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Stitching stories of days gone by

Sitting down with a copy of Crestwood author Bob Thompson’s Stitched Together: Stories of a Kentucky Life, (University Press of Kentucky, $29.95), is reminiscent of gathering around the chair of a favorite relative to hear stories of days gone by, sometimes embellished in the retelling, but always entertaining every time they’re told. These stories weave together the fabric of families and help to preserve the connection between past and present.

Thompson, a master of storytelling, likens his latest collection to two people: his grandmother who, with tiny stitches, made “stacks of quilts” so that she could reach across time to future generations; and his mother, who kept diaries, photo albums and scrapbooks as tangible gifts of love to her family. As Thompson writes, “Life’s treasures are a patchwork of stories with characters revealed in the pauses between stitches and words.”

His grandmother’s country grocery store functions as a central character in Thompson’s book. Because such important life lessons were learned either gathered around the store’s community black and white television or on the front porch with the menfolk, Granny’s store seems to take on a life of its own. It was here that Thompson waited eagerly to be invited on fishing trips with the town legends, watched Granny quilt, scared the daylights out of an insurance man and learned Granny’s threshold for foul language.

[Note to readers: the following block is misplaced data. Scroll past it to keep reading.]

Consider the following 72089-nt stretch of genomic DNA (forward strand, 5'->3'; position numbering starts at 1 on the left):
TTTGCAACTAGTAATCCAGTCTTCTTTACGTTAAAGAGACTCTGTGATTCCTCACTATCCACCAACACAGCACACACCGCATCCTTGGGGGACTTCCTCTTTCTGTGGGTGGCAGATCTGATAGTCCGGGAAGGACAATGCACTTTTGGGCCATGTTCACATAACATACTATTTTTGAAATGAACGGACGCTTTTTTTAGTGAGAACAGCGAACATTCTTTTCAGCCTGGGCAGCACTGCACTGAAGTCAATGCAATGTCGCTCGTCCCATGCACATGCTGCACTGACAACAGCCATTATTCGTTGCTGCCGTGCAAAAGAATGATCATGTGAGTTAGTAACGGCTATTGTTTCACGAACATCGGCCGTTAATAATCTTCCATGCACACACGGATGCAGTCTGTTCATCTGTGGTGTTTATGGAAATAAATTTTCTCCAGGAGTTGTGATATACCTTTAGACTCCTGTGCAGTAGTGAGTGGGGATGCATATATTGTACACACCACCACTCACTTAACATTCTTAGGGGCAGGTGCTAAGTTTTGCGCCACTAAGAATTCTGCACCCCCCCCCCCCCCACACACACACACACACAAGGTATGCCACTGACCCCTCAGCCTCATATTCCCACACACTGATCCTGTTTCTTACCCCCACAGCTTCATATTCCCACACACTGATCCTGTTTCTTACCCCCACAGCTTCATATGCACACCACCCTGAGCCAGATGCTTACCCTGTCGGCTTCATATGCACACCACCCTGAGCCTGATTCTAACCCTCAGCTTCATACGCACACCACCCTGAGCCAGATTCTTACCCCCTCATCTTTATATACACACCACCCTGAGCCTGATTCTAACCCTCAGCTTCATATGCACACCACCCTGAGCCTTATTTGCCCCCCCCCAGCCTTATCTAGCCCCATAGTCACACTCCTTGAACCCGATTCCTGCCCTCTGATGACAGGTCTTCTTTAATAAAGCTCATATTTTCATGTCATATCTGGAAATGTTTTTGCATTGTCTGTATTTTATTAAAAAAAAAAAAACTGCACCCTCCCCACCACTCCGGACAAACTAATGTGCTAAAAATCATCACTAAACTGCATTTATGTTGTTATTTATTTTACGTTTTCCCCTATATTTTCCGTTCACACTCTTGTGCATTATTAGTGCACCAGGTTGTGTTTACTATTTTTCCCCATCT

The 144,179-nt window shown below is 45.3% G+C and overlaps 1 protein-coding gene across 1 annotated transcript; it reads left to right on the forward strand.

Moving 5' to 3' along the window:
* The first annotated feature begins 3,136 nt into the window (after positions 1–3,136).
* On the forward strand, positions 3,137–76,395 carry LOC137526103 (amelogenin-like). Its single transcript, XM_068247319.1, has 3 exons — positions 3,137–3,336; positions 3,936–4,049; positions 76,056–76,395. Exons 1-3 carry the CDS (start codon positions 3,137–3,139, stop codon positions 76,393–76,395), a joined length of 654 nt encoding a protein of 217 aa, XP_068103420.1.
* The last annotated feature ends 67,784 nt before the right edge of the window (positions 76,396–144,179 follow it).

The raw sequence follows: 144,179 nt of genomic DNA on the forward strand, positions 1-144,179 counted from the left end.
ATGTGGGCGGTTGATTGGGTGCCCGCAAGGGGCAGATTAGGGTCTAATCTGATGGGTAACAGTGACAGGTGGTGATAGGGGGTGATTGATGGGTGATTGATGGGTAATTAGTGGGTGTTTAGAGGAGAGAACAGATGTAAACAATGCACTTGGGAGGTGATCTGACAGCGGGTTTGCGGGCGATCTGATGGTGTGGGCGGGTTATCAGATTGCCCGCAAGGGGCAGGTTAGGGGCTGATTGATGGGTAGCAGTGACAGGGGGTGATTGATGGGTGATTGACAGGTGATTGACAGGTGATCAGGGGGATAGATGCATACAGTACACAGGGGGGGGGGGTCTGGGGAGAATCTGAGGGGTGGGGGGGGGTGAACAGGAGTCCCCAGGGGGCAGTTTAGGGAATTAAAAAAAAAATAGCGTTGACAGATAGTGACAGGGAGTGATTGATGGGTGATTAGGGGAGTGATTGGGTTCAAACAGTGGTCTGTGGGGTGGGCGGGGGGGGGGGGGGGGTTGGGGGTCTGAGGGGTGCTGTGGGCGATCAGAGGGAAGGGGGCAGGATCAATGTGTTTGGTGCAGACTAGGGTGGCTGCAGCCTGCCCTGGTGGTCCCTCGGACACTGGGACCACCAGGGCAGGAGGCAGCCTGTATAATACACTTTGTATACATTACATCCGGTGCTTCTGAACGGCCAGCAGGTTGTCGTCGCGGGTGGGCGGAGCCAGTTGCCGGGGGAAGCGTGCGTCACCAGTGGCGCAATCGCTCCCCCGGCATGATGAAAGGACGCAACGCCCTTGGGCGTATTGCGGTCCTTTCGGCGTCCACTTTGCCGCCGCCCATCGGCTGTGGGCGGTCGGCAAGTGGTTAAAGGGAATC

Thompson’s devotion to family remains evident as his stories shift in the second half of the book from his childhood to parenting his own child. With true storyteller observation, Thompson especially savors these moments, locking them into memory, and crafting them into a documented piece of space and time to be passed on like Granny’s quilts and his mother’s photo albums. Perhaps as a nod to his mother, Thompson includes his own photo album of some of the characters and events mentioned.

For readers craving more of Thompson’s pull-up-a-chair entertainment, find him on the Kentucky Homefront radio show or at Louisville’s Corn Island Storytelling Festival, or connect with him online at www.colbobky.com.

—Penny Woods

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